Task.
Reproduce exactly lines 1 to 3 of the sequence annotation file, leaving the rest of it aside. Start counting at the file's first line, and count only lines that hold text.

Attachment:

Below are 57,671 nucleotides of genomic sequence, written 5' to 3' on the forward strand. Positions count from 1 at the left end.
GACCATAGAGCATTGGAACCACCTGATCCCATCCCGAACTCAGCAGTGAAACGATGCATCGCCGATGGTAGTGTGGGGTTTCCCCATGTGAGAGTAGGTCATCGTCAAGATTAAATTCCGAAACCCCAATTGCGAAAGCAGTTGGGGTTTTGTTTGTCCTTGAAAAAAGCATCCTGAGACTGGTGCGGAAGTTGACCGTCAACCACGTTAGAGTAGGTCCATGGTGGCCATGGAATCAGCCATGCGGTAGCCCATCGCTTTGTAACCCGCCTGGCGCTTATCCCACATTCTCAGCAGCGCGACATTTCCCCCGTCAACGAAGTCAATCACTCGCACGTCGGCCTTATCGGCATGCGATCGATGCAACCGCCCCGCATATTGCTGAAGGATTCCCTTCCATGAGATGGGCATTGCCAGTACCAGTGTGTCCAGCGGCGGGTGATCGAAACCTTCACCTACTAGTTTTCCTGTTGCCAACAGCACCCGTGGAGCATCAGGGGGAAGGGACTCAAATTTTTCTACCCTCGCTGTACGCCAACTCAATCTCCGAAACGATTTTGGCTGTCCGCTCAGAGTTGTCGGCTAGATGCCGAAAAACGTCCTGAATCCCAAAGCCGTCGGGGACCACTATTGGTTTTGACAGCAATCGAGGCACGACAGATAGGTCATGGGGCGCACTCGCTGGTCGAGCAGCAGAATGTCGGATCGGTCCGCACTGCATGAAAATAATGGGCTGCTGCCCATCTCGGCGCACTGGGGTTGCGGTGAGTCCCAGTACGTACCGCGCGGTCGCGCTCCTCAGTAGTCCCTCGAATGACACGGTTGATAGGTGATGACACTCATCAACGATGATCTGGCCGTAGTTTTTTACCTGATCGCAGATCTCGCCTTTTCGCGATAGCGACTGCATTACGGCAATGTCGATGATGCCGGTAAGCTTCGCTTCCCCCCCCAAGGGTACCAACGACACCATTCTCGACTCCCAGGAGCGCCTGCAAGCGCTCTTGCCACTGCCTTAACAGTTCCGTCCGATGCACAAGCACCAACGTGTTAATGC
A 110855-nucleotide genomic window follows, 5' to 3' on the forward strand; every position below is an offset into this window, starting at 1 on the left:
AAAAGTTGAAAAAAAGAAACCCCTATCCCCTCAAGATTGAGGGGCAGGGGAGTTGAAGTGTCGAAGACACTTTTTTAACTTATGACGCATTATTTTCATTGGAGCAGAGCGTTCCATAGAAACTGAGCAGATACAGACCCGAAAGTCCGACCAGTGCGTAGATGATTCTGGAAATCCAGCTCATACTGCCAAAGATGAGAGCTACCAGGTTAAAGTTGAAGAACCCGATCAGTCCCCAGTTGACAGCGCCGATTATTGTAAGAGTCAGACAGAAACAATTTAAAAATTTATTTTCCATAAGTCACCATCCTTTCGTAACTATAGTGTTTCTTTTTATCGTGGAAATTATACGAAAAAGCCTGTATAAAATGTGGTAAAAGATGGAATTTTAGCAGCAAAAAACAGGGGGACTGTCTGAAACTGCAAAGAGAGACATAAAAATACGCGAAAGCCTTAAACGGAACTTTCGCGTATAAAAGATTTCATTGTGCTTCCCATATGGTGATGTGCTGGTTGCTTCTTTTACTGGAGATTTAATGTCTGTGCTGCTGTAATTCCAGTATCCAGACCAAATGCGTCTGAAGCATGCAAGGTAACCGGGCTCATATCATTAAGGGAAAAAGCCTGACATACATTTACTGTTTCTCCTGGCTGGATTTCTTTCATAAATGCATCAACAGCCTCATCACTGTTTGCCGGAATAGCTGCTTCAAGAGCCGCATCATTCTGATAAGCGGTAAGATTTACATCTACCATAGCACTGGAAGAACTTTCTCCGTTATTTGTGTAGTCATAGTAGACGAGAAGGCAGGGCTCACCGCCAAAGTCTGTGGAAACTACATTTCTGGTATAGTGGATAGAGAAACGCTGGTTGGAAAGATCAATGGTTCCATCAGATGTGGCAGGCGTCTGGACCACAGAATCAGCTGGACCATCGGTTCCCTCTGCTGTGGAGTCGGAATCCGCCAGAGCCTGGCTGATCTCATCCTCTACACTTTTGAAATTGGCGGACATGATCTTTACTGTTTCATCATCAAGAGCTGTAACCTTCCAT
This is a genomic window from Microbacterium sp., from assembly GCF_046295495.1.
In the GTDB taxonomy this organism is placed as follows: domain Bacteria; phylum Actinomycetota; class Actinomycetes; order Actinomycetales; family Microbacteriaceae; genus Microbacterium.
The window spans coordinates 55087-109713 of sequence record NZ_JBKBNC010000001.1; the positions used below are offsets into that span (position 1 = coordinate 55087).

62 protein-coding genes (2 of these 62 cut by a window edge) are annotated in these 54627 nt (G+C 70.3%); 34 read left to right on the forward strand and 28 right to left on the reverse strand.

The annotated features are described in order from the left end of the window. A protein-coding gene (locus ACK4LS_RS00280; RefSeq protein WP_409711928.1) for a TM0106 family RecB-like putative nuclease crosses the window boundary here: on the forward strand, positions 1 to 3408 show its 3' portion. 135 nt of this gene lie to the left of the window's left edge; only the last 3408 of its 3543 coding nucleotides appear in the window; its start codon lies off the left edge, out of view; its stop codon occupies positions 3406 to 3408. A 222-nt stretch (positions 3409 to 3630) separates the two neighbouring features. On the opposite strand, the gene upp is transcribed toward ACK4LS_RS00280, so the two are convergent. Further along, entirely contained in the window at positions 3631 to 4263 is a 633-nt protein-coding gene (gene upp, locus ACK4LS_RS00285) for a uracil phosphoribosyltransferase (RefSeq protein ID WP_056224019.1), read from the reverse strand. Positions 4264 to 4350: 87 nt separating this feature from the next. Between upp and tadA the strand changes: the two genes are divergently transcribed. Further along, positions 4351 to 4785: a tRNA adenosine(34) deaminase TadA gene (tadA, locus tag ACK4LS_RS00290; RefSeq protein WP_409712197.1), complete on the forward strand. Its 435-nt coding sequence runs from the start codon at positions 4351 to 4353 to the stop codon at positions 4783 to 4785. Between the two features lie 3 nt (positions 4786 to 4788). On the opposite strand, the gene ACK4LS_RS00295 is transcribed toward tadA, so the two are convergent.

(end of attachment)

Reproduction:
Below are 57,671 nucleotides of genomic sequence, written 5' to 3' on the forward strand. Positions count from 1 at the left end.
GACCATAGAGCATTGGAACCACCTGATCCCATCCCGAACTCAGCAGTGAAACGATGCATCGCCGATGGTAGTGTGGGGTTTCCCCATGTGAGAGTAGGTCATCGTCAAGATTAAATTCCGAAACCCCAATTGCGAAAGCAGTTGGGGTTTTGTTTGTCCTTGAAAAAAGCATCCTGAGACTGGTGCGGAAGTTGACCGTCAACCACGTTAGAGTAGGTCCATGGTGGCCATGGAATCAGCCATGCGGTAGCCCATCGCTTTGTAACCCGCCTGGCGCTTATCCCACATTCTCAGCAGCGCGACATTTCCCCCGTCAACGAAGTCAATCACTCGCACGTCGGCCTTATCGGCATGCGATCGATGCAACCGCCCCGCATATTGCTGAAGGATTCCCTTCCATGAGATGGGCATTGCCAGTACCAGTGTGTCCAGCGGCGGGTGATCGAAACCTTCACCTACTAGTTTTCCTGTTGCCAACAGCACCCGTGGAGCATCAGGGGGAAGGGACTCAAATTTTTCTACCCTCGCTGTACGCCAACTCAATCTCCGAAACGATTTTGGCTGTCCGCTCAGAGTTGTCGGCTAGATGCCGAAAAACGTCCTGAATCCCAAAGCCGTCGGGGACCACTATTGGTTTTGACAGCAATCGAGGCACGACAGATAGGTCATGGGGCGCACTCGCTGGTCGAGCAGCAGAATGTCGGATCGGTCCGCACTGCATGAAAATAATGGGCTGCTGCCCATCTCGGCGCACTGGGGTTGCGGTGAGTCCCAGTACGTACCGCGCGGTCGCGCTCCTCAGTAGTCCCTCGAATGACACGGTTGATAGGTGATGACACTCATCAACGATGATCTGGCCGTAGTTTTTTACCTGATCGCAGATCTCGCCTTTTCGCGATAGCGACTGCATTACGGCAATGTCGATGATGCCGGTAAGCTTCGCTTCCCCCCCCAAGGGTACCAACGACACCATTCTCGACTCCCAGGAGCGCCTGCAAGCGCTCTTGCCACTGCCTTAACAGTTCCGTCCGATGCACAAGCACCAACGTGTTAATGC
A 110855-nucleotide genomic window follows, 5' to 3' on the forward strand; every position below is an offset into this window, starting at 1 on the left: